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The Bureau of Labor Statistics (BLS) has made numerous improvements to the Consumer Price Index (CPI) over the past several decades. While these improvements make the present and future CPI more accurate, historical price index series are not adjusted to reflect the improvements. Many researchers, however, expressed an interest in having a historical series that was measured consistently over the entire period. Accordingly, the Consumer Price Index research series using current methods (CPI-U-RS) presents an estimate of the CPI for all Urban Consumers (CPI-U) from 1978 to present that incorporates most of the improvements made over that time span into the entire series.
The CPI-U-RS has some limitations. First, most estimates are based on BLS research covering a short period of time and extrapolated to a longer period. Therefore, there is considerable uncertainty surrounding the magnitude of the adjustments. Second, there have been several improvements in the CPI not incorporated into the CPI-U-RS, either because they do not represent changes in methodology, because they had negligible impacts on the CPI’s growth rate, or because it was impossible to systematically estimate the impacts of the new methods in past years.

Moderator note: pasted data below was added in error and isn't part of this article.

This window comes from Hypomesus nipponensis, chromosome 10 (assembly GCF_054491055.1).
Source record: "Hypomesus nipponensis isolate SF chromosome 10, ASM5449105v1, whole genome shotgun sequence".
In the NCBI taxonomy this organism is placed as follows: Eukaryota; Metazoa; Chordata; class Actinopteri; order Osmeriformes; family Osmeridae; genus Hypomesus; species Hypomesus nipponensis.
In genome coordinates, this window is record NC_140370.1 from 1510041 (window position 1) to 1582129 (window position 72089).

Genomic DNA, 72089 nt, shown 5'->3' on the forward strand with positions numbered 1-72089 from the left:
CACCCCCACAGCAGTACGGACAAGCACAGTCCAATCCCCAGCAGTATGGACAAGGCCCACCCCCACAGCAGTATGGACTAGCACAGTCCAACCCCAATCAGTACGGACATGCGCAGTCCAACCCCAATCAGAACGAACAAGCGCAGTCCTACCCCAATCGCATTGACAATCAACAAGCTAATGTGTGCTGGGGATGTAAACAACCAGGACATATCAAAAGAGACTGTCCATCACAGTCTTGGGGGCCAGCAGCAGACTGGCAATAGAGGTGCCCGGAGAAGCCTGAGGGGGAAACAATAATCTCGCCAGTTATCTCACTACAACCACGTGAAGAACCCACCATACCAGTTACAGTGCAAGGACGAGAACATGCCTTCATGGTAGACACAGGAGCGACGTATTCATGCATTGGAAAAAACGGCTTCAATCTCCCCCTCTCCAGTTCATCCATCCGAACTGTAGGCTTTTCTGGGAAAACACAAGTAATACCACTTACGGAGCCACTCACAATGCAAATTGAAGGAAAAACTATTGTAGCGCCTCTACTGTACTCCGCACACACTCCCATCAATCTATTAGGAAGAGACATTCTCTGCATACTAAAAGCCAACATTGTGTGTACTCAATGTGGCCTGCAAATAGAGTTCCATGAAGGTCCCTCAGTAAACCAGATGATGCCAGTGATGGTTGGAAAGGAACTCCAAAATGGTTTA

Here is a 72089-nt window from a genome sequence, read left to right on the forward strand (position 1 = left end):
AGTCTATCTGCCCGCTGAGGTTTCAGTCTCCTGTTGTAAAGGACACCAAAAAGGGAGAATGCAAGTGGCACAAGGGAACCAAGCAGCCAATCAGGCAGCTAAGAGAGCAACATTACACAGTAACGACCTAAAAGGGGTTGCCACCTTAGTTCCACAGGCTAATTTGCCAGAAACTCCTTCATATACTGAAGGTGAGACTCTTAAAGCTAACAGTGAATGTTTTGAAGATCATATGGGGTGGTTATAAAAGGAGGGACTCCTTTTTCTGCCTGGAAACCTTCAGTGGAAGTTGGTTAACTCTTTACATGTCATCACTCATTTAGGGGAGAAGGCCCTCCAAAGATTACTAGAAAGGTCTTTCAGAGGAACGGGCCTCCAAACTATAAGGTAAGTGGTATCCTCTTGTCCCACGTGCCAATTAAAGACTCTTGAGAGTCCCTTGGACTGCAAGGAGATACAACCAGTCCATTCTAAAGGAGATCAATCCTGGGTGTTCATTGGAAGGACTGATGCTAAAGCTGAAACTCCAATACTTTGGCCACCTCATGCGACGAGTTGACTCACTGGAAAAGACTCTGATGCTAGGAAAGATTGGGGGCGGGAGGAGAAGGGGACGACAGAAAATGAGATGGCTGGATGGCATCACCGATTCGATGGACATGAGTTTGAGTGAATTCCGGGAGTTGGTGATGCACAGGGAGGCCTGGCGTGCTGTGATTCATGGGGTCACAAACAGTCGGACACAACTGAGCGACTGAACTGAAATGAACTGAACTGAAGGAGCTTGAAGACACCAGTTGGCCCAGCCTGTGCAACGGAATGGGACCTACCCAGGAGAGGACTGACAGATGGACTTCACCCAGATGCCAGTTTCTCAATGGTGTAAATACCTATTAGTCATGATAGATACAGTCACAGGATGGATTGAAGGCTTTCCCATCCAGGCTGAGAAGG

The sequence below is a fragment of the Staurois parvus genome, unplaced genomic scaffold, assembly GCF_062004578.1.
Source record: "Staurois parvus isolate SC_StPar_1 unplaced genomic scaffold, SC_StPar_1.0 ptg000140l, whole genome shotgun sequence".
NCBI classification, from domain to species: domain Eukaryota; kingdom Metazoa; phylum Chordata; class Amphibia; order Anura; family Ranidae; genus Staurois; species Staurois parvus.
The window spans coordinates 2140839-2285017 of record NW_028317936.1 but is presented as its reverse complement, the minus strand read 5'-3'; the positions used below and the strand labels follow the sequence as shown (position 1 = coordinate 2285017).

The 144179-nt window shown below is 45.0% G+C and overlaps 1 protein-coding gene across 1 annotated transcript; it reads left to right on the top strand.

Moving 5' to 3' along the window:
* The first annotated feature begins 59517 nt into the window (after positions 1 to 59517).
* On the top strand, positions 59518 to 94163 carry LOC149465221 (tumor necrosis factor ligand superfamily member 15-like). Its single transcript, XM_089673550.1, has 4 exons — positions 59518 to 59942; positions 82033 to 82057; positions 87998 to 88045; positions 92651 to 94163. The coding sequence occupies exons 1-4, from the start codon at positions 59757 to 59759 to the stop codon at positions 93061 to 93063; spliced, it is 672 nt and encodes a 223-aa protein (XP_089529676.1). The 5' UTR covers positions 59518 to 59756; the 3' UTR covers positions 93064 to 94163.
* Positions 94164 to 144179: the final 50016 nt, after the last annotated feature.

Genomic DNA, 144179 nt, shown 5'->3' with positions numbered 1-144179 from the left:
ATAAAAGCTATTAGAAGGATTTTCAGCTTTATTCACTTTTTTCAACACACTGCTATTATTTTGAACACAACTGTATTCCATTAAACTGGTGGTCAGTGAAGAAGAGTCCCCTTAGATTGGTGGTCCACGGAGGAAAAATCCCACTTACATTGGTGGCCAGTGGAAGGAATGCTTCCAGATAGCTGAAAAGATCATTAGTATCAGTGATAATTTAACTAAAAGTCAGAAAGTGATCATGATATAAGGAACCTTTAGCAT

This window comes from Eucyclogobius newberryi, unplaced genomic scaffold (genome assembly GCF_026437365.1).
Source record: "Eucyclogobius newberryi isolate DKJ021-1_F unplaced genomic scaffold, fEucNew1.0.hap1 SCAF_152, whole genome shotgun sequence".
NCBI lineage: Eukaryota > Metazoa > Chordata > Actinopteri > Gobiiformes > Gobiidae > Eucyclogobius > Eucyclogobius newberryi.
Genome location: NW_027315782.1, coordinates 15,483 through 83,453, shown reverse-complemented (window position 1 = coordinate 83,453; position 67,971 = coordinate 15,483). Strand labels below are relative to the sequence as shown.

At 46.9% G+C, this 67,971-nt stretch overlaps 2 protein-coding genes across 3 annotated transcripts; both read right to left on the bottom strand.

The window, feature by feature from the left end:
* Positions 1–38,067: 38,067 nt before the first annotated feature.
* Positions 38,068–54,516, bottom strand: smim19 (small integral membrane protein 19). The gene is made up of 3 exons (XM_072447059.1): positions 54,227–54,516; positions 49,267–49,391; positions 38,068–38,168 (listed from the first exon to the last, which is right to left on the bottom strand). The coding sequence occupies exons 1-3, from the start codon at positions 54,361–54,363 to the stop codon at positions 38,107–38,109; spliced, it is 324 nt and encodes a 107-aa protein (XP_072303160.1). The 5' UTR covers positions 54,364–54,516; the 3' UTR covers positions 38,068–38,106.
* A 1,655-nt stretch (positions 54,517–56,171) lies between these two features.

Nonetheless, the CPI-U-RS can serve as a valuable proxy for researchers needing a historical estimate of inflation using current methods. The direct adjustment of individual CPI index series makes this the most detailed and systematic estimate available of a consistent CPI series.
Note that most of the improvements occurred prior to 2000 and the percent change in the CPI-U-RS is very similar to the published CPI-U for years after 2001; many of the differences prior to 1999, however, are substantial.
There is a new adjustment introduced this year; in 2016 the index for prescription drugs was switched from a geometric means formula to a Laspeyres formula. This year’s research series incorporates the effect of that change from 2010 through 2015, the period during which the prescription drugs index was calculated using a geometric means formula. So, index values for those years will be different from previous versions of the research series.
Last Modified Date: March 29, 2018